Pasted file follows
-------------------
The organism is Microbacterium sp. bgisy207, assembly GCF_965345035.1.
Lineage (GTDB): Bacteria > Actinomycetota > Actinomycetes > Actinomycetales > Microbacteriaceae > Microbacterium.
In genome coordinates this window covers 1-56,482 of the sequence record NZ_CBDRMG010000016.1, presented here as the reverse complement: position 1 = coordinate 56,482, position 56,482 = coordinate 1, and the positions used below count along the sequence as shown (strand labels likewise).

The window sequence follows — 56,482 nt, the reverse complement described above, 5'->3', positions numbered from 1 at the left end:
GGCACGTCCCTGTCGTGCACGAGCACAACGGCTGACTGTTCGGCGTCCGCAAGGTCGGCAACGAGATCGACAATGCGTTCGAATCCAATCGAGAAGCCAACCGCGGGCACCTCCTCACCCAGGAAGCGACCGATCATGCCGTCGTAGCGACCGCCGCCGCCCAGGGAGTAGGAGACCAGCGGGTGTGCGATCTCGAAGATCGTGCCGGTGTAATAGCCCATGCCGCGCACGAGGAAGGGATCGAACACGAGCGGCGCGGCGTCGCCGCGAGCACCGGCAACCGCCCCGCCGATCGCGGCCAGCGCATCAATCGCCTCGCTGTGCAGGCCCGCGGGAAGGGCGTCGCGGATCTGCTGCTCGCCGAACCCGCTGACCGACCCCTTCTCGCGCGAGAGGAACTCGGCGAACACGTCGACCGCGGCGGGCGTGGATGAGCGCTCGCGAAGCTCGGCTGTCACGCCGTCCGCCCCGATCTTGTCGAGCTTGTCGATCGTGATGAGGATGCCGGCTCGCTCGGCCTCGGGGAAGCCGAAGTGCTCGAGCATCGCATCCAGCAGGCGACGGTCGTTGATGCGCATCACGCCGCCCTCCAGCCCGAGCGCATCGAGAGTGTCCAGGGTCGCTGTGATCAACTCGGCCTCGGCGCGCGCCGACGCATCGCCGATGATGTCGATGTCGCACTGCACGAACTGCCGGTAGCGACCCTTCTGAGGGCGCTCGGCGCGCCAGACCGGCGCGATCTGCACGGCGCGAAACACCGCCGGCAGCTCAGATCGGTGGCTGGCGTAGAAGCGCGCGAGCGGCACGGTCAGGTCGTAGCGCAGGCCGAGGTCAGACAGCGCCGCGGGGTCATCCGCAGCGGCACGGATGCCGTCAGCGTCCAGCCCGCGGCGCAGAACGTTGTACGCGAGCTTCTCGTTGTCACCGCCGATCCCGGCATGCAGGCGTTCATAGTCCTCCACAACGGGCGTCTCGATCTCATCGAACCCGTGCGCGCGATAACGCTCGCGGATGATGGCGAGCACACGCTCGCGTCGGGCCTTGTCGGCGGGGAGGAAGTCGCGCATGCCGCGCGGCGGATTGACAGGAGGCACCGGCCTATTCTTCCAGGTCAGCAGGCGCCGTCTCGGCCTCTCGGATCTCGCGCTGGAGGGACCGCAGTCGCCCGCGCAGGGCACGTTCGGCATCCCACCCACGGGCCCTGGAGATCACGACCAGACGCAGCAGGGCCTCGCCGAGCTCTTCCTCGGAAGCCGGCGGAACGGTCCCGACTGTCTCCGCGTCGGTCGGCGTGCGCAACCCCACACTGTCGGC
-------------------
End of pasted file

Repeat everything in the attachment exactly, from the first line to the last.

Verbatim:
The organism is Microbacterium sp. bgisy207, assembly GCF_965345035.1.
Lineage (GTDB): Bacteria > Actinomycetota > Actinomycetes > Actinomycetales > Microbacteriaceae > Microbacterium.
In genome coordinates this window covers 1-56,482 of the sequence record NZ_CBDRMG010000016.1, presented here as the reverse complement: position 1 = coordinate 56,482, position 56,482 = coordinate 1, and the positions used below count along the sequence as shown (strand labels likewise).

The window sequence follows — 56,482 nt, the reverse complement described above, 5'->3', positions numbered from 1 at the left end:
GGCACGTCCCTGTCGTGCACGAGCACAACGGCTGACTGTTCGGCGTCCGCAAGGTCGGCAACGAGATCGACAATGCGTTCGAATCCAATCGAGAAGCCAACCGCGGGCACCTCCTCACCCAGGAAGCGACCGATCATGCCGTCGTAGCGACCGCCGCCGCCCAGGGAGTAGGAGACCAGCGGGTGTGCGATCTCGAAGATCGTGCCGGTGTAATAGCCCATGCCGCGCACGAGGAAGGGATCGAACACGAGCGGCGCGGCGTCGCCGCGAGCACCGGCAACCGCCCCGCCGATCGCGGCCAGCGCATCAATCGCCTCGCTGTGCAGGCCCGCGGGAAGGGCGTCGCGGATCTGCTGCTCGCCGAACCCGCTGACCGACCCCTTCTCGCGCGAGAGGAACTCGGCGAACACGTCGACCGCGGCGGGCGTGGATGAGCGCTCGCGAAGCTCGGCTGTCACGCCGTCCGCCCCGATCTTGTCGAGCTTGTCGATCGTGATGAGGATGCCGGCTCGCTCGGCCTCGGGGAAGCCGAAGTGCTCGAGCATCGCATCCAGCAGGCGACGGTCGTTGATGCGCATCACGCCGCCCTCCAGCCCGAGCGCATCGAGAGTGTCCAGGGTCGCTGTGATCAACTCGGCCTCGGCGCGCGCCGACGCATCGCCGATGATGTCGATGTCGCACTGCACGAACTGCCGGTAGCGACCCTTCTGAGGGCGCTCGGCGCGCCAGACCGGCGCGATCTGCACGGCGCGAAACACCGCCGGCAGCTCAGATCGGTGGCTGGCGTAGAAGCGCGCGAGCGGCACGGTCAGGTCGTAGCGCAGGCCGAGGTCAGACAGCGCCGCGGGGTCATCCGCAGCGGCACGGATGCCGTCAGCGTCCAGCCCGCGGCGCAGAACGTTGTACGCGAGCTTCTCGTTGTCACCGCCGATCCCGGCATGCAGGCGTTCATAGTCCTCCACAACGGGCGTCTCGATCTCATCGAACCCGTGCGCGCGATAACGCTCGCGGATGATGGCGAGCACACGCTCGCGTCGGGCCTTGTCGGCGGGGAGGAAGTCGCGCATGCCGCGCGGCGGATTGACAGGAGGCACCGGCCTATTCTTCCAGGTCAGCAGGCGCCGTCTCGGCCTCTCGGATCTCGCGCTGGAGGGACCGCAGTCGCCCGCGCAGGGCACGTTCGGCATCCCACCCACGGGCCCTGGAGATCACGACCAGACGCAGCAGGGCCTCGCCGAGCTCTTCCTCGGAAGCCGGCGGAACGGTCCCGACTGTCTCCGCGTCGGTCGGCGTGCGCAACCCCACACTGTCGGC